Again, the VA-OIG audited a system and found a lack of training, lack of oversight, lack of leadership, and made recommendations to “close the barn door, after the horses got out.” From the VA-OIG report we find:
“The VA-OIG found that VA lacked an effective strategy or action plan to update its police information system [emphasis mine]. In September 2015, the VA Law Enforcement Training Center (LETC) acquired Report Exec, a replacement records management system, for police officers at all medical facilities. Inadequate planning and contract administration mismanagement caused the system implementation to stall for more than two years [emphasis mine]. LETC spent approximately $2.8 million on the system by the fiscal year 2019 [emphasis mine], but police officers experienced frequent performance issues and had to use different systems that did not share information. As of April 2019, only 63 percent of medical facility police units were reportedly using the Report Exec system, while 37 percent were still using an incompatible legacy system. As a result, administrators and law enforcement personnel at multiple levels could not adequately track and oversee facility incidents involving VA police or make informed decisions on risks and resource allocations. The audit also revealed that information security controls were not in place for the Report Exec system that put individuals’ sensitive personal information at risk [emphasis mine].”
No controls, no direction, no strategy, no tactical action, losing money, and not even scraping an F in performance. The repetition in these VA-OIG investigations is appalling! Where is the accountability? Where is the responsibility and commitment to the veterans, their dependents, and the taxpayers? Where is the US House of Representatives and Senate in demanding improvement in employee behavior? Talk about a culture of corruption; the VA has corruption in spades, and no one is taking the VA to task and demanding improvement.
The VA is referred to as a cesspit of indecent and inappropriate people acting in a manner to enrich themselves on the pain of veterans, spouses, widows, and orphans. There have been comments on several articles I authored which would make a non-veteran blush in describing the VA. These actions by supervisors and those possessing advanced degrees do not help in trying to curb or correct the poor image the VA has well and truly earned. A behavior change is needed, culture-wide, at the VA for the tarnished reputation of the VA to begin recovering.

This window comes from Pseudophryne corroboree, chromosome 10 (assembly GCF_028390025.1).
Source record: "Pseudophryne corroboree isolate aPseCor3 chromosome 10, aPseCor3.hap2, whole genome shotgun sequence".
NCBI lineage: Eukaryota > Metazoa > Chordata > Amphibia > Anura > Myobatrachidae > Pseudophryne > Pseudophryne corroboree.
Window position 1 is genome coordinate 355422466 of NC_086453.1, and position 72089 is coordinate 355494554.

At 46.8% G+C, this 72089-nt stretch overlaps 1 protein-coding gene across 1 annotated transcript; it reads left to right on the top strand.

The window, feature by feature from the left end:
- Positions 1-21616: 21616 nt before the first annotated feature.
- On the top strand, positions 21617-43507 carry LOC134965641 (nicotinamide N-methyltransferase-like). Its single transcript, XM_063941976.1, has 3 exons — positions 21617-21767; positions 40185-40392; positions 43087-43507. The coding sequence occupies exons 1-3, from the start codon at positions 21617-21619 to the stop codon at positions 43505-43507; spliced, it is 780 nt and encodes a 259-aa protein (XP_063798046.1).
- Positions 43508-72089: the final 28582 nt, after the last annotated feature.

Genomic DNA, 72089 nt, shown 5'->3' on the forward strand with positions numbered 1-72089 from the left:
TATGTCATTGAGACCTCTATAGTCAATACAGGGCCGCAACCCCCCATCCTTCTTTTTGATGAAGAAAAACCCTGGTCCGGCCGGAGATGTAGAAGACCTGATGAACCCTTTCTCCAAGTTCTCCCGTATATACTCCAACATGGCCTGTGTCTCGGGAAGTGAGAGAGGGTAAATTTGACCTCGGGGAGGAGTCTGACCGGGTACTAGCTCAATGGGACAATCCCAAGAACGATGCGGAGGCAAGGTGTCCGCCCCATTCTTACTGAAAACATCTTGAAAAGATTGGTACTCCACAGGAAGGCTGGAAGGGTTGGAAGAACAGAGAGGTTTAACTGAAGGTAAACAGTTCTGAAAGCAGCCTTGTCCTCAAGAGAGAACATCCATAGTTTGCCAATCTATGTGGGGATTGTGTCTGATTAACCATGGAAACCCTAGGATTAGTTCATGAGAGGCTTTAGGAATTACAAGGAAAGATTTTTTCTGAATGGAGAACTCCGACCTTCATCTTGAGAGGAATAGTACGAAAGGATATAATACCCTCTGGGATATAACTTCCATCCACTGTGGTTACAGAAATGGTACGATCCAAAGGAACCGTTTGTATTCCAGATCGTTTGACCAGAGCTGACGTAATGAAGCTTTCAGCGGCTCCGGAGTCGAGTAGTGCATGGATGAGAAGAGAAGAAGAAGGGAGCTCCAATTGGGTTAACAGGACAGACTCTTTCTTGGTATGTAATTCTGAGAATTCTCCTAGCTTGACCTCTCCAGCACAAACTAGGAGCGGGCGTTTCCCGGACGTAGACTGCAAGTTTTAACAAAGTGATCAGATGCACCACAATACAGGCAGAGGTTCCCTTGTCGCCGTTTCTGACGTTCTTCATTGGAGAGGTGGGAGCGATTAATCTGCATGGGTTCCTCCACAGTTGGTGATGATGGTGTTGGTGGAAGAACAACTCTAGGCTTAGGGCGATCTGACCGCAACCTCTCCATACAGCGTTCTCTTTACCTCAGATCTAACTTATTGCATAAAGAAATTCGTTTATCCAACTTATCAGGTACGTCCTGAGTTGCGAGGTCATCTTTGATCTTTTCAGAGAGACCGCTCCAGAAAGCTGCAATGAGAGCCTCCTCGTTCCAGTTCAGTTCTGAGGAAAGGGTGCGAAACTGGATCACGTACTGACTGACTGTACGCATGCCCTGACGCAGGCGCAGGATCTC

Only for emphasis do I repeat previous recommendations for a culture-wide improvement:
- Start a VA University. If you want better people, you must build them! Thus, they must be trained, they must be challenged to act, and they must be empowered from day one in the classroom to be making a difference to the VA.
- Immediately launch Tiger Teams and Flying Squads from the VA. Secretary’s Office, empowered to build, train, and correct behavior. These groups must be able to cut through the bureaucratic red tape and make changes, then monitor those changes until behavior and culture change.
- Implement ISO 9000 for hospitals. If a person does not know their job but has held that job for over a year, every person in that employee’s chain of command is responsible for training failures. Employees need better training, see recommendation 1, need clearer guidelines and written policies. Hence, with the VA University training, each process, procedure, rule, regulation needs written down, and then trained exhaustively, so employees can be held accountable.
There is a theory in the private sector called appreciative inquiry. Appreciative inquiry is the position that whatever a business needs to succeed, it already has in abundance, the leaders simply need to tap into that reservoir and pull out the gems therein. Having traveled this country and witnessed many good and great employees in the VA Medical Centers from Augusta ME to Seattle WA, and from Phoenix AZ to Missoula MT I know that appreciative inquiry can help and promote a cultural change in the VA. I do not advocate a “one-size fits most” policy for the VA, as each VISN and Regional Medical Center has a different culture of patients, thus requiring differing approaches. However, the recommendations listed above can improve where the VA is now, and form a launch point into the future.
© Copyright 2020 – M. Dave Salisbury
The author holds no claims for the art used herein, the pictures were obtained in the public domain, and the intellectual property belongs to those who created the pictures.
All rights reserved. For copies, reprints, or sharing, please contact through LinkedIn: